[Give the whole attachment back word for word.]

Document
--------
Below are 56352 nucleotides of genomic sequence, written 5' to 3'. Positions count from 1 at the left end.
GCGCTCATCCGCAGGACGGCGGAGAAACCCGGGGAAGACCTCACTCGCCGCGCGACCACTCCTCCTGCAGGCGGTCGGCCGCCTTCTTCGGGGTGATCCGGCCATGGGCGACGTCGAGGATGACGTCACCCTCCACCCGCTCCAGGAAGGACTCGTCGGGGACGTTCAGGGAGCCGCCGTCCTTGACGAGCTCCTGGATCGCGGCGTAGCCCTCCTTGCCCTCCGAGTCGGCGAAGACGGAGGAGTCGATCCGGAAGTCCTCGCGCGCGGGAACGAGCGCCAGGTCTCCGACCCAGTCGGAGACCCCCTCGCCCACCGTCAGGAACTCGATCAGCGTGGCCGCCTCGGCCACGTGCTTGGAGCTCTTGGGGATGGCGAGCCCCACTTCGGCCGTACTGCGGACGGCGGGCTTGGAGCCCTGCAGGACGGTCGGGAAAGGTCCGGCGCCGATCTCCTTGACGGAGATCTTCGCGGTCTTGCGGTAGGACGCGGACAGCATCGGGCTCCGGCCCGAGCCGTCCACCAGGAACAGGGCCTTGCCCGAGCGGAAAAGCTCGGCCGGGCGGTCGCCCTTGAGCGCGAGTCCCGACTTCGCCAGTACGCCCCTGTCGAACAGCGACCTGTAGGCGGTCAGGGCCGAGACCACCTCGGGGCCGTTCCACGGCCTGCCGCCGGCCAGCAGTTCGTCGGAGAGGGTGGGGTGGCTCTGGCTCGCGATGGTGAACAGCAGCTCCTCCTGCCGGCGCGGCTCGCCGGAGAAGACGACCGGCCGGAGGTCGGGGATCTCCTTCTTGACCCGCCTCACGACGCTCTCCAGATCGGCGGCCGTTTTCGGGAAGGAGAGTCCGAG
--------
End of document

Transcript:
Below are 56352 nucleotides of genomic sequence, written 5' to 3'. Positions count from 1 at the left end.
GCGCTCATCCGCAGGACGGCGGAGAAACCCGGGGAAGACCTCACTCGCCGCGCGACCACTCCTCCTGCAGGCGGTCGGCCGCCTTCTTCGGGGTGATCCGGCCATGGGCGACGTCGAGGATGACGTCACCCTCCACCCGCTCCAGGAAGGACTCGTCGGGGACGTTCAGGGAGCCGCCGTCCTTGACGAGCTCCTGGATCGCGGCGTAGCCCTCCTTGCCCTCCGAGTCGGCGAAGACGGAGGAGTCGATCCGGAAGTCCTCGCGCGCGGGAACGAGCGCCAGGTCTCCGACCCAGTCGGAGACCCCCTCGCCCACCGTCAGGAACTCGATCAGCGTGGCCGCCTCGGCCACGTGCTTGGAGCTCTTGGGGATGGCGAGCCCCACTTCGGCCGTACTGCGGACGGCGGGCTTGGAGCCCTGCAGGACGGTCGGGAAAGGTCCGGCGCCGATCTCCTTGACGGAGATCTTCGCGGTCTTGCGGTAGGACGCGGACAGCATCGGGCTCCGGCCCGAGCCGTCCACCAGGAACAGGGCCTTGCCCGAGCGGAAAAGCTCGGCCGGGCGGTCGCCCTTGAGCGCGAGTCCCGACTTCGCCAGTACGCCCCTGTCGAACAGCGACCTGTAGGCGGTCAGGGCCGAGACCACCTCGGGGCCGTTCCACGGCCTGCCGCCGGCCAGCAGTTCGTCGGAGAGGGTGGGGTGGCTCTGGCTCGCGATGGTGAACAGCAGCTCCTCCTGCCGGCGCGGCTCGCCGGAGAAGACGACCGGCCGGAGGTCGGGGATCTCCTTCTTGACCCGCCTCACGACGCTCTCCAGATCGGCGGCCGTTTTCGGGAAGGAGAGTCCGAG